The conductor pulled on the stringed bell and the bus rolled to a start and stopped as the Sindhi lady ambled on huffing puffing and smiling. The only empty seat being next to me she settled in. I was crushed back against the window. At least my ride over the potholes was to be cushioned. It was much better than playing a moving target to nasal missiles. Thanking the one above, I resigned to the journey. The conductor clicked his punch for the tickets and Rakesh fishing out his wallet said “Two VT”. The conductor punched the tickets and returned the change. As he turned Lavina called him back and said "Ek VT". The battle had been stepped up to the next level. After his pride, it was the turn of his wallet to be hurt. Pointedly she folded the ticket exactly in the middle with sharpened nails and elaborately kept it in her purse to again look outside. For a moment he thought about asking her, then shrugging, he too fixedly stared straight ahead.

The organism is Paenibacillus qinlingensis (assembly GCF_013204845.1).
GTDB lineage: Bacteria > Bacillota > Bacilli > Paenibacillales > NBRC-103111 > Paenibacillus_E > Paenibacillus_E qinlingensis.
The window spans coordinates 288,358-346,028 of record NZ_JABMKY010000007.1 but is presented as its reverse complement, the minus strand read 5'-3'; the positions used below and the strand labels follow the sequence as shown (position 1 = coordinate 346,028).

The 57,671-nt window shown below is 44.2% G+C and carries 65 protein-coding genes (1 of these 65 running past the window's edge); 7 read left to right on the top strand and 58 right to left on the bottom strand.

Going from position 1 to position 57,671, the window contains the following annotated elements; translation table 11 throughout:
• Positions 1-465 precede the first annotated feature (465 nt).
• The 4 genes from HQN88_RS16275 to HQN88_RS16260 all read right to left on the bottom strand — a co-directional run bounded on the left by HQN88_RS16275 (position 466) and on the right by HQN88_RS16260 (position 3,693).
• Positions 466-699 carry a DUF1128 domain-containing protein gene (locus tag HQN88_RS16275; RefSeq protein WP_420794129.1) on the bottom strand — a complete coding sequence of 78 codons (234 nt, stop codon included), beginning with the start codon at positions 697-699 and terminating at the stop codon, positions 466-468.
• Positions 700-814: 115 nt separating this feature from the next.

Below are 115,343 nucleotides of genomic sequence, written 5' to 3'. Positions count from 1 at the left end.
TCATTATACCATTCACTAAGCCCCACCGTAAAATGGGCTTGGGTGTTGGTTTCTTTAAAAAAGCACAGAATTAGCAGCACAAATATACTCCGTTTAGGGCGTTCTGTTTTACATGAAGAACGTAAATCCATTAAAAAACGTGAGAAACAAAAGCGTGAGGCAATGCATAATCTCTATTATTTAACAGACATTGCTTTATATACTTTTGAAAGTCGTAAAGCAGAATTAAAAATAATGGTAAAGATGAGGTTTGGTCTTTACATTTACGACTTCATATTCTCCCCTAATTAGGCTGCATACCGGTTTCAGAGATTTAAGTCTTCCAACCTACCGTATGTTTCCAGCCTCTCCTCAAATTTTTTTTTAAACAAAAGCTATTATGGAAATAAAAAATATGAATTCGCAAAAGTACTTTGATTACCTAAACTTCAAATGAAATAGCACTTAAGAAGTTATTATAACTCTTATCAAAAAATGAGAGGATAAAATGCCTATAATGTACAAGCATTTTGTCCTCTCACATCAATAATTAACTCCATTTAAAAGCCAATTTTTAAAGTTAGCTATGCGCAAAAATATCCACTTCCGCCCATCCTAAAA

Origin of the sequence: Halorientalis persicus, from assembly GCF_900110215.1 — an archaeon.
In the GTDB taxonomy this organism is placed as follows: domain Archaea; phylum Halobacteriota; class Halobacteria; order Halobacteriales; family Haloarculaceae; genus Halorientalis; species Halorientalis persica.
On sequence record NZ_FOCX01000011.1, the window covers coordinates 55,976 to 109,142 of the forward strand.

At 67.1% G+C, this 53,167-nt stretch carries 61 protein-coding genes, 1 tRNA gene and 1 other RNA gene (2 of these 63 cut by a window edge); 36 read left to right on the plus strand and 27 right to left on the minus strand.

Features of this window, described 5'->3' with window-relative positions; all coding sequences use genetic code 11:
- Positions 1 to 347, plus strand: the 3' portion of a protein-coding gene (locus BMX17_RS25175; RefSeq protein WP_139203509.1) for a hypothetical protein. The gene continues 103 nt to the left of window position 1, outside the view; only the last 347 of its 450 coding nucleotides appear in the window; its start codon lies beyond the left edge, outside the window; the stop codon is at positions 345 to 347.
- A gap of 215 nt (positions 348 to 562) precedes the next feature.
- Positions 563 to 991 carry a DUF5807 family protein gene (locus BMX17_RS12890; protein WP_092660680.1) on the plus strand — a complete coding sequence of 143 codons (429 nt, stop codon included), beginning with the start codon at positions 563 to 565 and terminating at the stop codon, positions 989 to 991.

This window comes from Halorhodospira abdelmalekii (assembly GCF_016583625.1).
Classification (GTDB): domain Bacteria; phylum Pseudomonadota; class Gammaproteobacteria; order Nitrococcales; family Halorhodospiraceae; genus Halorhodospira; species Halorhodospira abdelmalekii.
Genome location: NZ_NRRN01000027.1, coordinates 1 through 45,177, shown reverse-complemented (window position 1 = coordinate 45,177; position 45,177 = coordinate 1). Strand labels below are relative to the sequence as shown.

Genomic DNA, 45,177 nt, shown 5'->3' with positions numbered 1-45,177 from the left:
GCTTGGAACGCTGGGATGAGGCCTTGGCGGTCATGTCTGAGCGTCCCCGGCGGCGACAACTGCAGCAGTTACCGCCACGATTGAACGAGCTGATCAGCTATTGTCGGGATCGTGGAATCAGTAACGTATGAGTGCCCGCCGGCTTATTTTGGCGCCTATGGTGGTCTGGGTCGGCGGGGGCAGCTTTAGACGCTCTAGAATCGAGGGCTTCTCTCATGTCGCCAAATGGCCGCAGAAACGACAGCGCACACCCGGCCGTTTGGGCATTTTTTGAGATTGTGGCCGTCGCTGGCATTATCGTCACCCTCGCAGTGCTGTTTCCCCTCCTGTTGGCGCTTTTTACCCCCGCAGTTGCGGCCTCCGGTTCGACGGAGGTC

The loading and unloading of human passengers continued till the bus was packed with hardly any standing room now. The atmosphere though had a cheer brought about by the cackle and giggles of four school girls in uniforms on their way to school. Each one booked her half-ticket separately while chattering continuously. Neither did they pause for breath nor did they run out of a topic for discussion. From, Ruma Teachers petticoat which was tied higher than her sari at the back, to the latest in the life of Saif Ali Khan and Kareena Kapoor, to how ones neighbors didn’t go and vote but marked their fingers with store-bought indelible markers, to the surprise history test given by Charulata madam. Their chirping would be incessant till they got down. Two mechanics got on board with their tool kits in large slung bags. Almost immediately they got into an argument with the conductor. He wanted them to buy separate tickets for their luggage. They refused, pointing towards the various laptops carried by executives not being charged. “Gareeb ko hi looto (fleece us poor guys)” was their refrain. If their tools of the trade are not charged, then why should our tools be charged separately? They had a point and they prevailed, with the conductor giving up.